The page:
Kingdom’s Employment Plan For Women Irks Saudis

A Yemeni girl looks on during a protest by women in front of United Nations (UN) office in the Yemeni capital Sanaa on January 21, 2016, against the ongoing military operations and air strikes carried out by the Saudi-led coalition in their country

JAFFA, Israel – The Saudi Ministry of Labor has come under fire for a recent resolution encouraging women’s employment in the hotel industry.

In light of the kingdom’s sagging economy, the ministry has sought to lower unemployment by replacing migrant workers with local ones, including women. The program was met with strong opposition from conservatives.

The ministry called on men to hold jobs in the industry until women’s employment is regulated.

Using the hashtag #labor_ministry_honor_our_women_red_line, conservative twitterati claimed that hotels were a “suspicious work environment” because they are often the site of “gender mixing,” which is a transgression according to Saudi and Sharia law.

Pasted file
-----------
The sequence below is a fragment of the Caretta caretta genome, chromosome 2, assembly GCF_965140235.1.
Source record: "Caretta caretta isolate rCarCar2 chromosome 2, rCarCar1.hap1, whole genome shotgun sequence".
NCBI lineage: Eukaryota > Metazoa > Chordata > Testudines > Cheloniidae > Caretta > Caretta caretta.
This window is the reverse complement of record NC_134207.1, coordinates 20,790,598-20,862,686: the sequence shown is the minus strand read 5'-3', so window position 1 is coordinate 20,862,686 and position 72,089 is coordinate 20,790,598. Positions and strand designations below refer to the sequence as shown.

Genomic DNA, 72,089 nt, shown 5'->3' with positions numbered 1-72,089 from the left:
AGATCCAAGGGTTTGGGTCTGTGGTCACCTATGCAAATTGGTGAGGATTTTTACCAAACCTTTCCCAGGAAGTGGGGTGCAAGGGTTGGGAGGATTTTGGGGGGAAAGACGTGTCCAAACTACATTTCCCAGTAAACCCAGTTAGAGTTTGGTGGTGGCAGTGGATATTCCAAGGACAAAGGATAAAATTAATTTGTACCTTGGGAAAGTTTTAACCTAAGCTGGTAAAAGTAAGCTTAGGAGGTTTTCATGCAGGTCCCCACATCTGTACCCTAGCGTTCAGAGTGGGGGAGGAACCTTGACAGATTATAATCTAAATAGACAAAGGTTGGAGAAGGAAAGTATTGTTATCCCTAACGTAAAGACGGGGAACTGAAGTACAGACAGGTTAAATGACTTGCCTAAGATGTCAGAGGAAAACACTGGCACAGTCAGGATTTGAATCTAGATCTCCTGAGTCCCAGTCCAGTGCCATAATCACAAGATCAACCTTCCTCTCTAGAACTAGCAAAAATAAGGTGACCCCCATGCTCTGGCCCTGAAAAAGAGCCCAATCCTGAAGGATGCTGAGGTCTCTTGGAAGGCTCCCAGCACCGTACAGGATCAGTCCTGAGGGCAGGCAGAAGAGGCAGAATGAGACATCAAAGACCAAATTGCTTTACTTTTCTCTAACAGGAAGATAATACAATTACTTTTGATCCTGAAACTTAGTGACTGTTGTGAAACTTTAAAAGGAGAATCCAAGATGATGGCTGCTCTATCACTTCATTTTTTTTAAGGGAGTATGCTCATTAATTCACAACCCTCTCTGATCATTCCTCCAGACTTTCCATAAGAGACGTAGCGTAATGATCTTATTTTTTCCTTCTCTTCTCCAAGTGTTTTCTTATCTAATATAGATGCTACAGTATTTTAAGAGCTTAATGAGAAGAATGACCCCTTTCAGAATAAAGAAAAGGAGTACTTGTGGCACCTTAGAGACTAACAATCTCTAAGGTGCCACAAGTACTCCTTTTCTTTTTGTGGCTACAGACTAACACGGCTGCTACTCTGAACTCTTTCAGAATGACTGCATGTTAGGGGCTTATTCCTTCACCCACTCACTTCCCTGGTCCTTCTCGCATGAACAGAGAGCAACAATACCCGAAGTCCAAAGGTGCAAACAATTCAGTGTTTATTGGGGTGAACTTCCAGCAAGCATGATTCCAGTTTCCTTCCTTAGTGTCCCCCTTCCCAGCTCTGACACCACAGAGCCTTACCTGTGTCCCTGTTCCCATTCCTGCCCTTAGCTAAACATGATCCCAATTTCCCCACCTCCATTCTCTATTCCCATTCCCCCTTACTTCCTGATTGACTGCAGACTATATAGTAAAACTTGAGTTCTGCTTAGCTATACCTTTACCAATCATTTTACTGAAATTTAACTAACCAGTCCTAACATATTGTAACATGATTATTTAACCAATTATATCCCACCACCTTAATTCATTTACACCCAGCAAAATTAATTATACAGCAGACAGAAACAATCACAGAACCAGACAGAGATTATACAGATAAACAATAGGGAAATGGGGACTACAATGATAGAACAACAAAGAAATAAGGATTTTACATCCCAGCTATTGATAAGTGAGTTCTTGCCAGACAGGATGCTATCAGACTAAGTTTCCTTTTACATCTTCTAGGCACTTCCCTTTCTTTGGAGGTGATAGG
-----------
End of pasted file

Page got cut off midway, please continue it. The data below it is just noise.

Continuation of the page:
However, they insisted that their objection applies to the hospitality sector specifically, not to women’s employment per se.

“It started with men working in lingerie shops and now continues with women working in hotels,” wrote Awad Shihri.

Sefa commented that the wife of such a person would probably not be employed in a hotel. “If he had any respect for women, he wouldn’t make them work in this job,” he added.

Some of the critics were women. “There’s a big difference between empowering women through employment and humiliating her under the same banner,” Taghreed wrote.

Abdel Rahman embedded a video of his female colleague being harassed, adding: “The guilt for what this honorable woman went through lies with whoever made her work in a mixed environment, God forbid.”

Nayef Alsahfe called on the minister of labor: “Will your excellency allow your daughter to leave the house at a late hour and work with men?”

Others, like Dr Ibrahim Almushigh, didn’t understand what the fuss was all about. “Our society has so many red lines!” he wrote.


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